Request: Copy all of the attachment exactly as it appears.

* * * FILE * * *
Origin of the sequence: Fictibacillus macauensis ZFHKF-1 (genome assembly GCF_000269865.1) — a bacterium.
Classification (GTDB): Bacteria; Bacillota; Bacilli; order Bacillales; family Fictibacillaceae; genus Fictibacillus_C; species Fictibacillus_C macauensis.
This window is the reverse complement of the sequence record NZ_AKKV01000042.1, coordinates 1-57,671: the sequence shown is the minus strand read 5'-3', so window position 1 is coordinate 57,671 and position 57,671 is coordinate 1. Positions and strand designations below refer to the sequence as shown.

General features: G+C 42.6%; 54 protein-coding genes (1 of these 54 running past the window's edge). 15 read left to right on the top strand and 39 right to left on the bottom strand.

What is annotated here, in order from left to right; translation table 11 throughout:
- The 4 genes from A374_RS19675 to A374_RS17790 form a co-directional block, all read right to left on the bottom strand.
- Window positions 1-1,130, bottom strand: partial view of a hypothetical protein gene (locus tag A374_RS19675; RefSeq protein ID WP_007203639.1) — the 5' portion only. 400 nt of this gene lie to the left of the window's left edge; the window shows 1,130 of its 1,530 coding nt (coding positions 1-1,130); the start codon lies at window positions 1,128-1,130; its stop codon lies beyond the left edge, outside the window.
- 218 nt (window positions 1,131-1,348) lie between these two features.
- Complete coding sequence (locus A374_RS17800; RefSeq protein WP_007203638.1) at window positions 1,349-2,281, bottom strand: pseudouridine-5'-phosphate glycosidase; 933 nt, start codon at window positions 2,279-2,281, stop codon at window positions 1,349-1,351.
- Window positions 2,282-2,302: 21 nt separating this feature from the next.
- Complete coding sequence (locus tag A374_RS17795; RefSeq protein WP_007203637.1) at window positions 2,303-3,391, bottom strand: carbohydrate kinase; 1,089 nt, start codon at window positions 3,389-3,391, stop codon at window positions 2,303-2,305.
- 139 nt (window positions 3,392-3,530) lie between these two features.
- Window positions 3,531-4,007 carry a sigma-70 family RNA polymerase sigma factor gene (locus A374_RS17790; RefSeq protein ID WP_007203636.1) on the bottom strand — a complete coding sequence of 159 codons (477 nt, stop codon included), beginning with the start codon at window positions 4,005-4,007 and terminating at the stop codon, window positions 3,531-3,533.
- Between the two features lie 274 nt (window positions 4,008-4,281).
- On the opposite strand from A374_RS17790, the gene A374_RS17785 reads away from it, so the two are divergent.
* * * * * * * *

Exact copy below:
Origin of the sequence: Fictibacillus macauensis ZFHKF-1 (genome assembly GCF_000269865.1) — a bacterium.
Classification (GTDB): Bacteria; Bacillota; Bacilli; order Bacillales; family Fictibacillaceae; genus Fictibacillus_C; species Fictibacillus_C macauensis.
This window is the reverse complement of the sequence record NZ_AKKV01000042.1, coordinates 1-57,671: the sequence shown is the minus strand read 5'-3', so window position 1 is coordinate 57,671 and position 57,671 is coordinate 1. Positions and strand designations below refer to the sequence as shown.

General features: G+C 42.6%; 54 protein-coding genes (1 of these 54 running past the window's edge). 15 read left to right on the top strand and 39 right to left on the bottom strand.

What is annotated here, in order from left to right; translation table 11 throughout:
- The 4 genes from A374_RS19675 to A374_RS17790 form a co-directional block, all read right to left on the bottom strand.
- Window positions 1-1,130, bottom strand: partial view of a hypothetical protein gene (locus tag A374_RS19675; RefSeq protein ID WP_007203639.1) — the 5' portion only. 400 nt of this gene lie to the left of the window's left edge; the window shows 1,130 of its 1,530 coding nt (coding positions 1-1,130); the start codon lies at window positions 1,128-1,130; its stop codon lies beyond the left edge, outside the window.
- 218 nt (window positions 1,131-1,348) lie between these two features.
- Complete coding sequence (locus A374_RS17800; RefSeq protein WP_007203638.1) at window positions 1,349-2,281, bottom strand: pseudouridine-5'-phosphate glycosidase; 933 nt, start codon at window positions 2,279-2,281, stop codon at window positions 1,349-1,351.
- Window positions 2,282-2,302: 21 nt separating this feature from the next.
- Complete coding sequence (locus tag A374_RS17795; RefSeq protein WP_007203637.1) at window positions 2,303-3,391, bottom strand: carbohydrate kinase; 1,089 nt, start codon at window positions 3,389-3,391, stop codon at window positions 2,303-2,305.
- 139 nt (window positions 3,392-3,530) lie between these two features.
- Window positions 3,531-4,007 carry a sigma-70 family RNA polymerase sigma factor gene (locus A374_RS17790; RefSeq protein ID WP_007203636.1) on the bottom strand — a complete coding sequence of 159 codons (477 nt, stop codon included), beginning with the start codon at window positions 4,005-4,007 and terminating at the stop codon, window positions 3,531-3,533.
- Between the two features lie 274 nt (window positions 4,008-4,281).
- On the opposite strand from A374_RS17790, the gene A374_RS17785 reads away from it, so the two are divergent.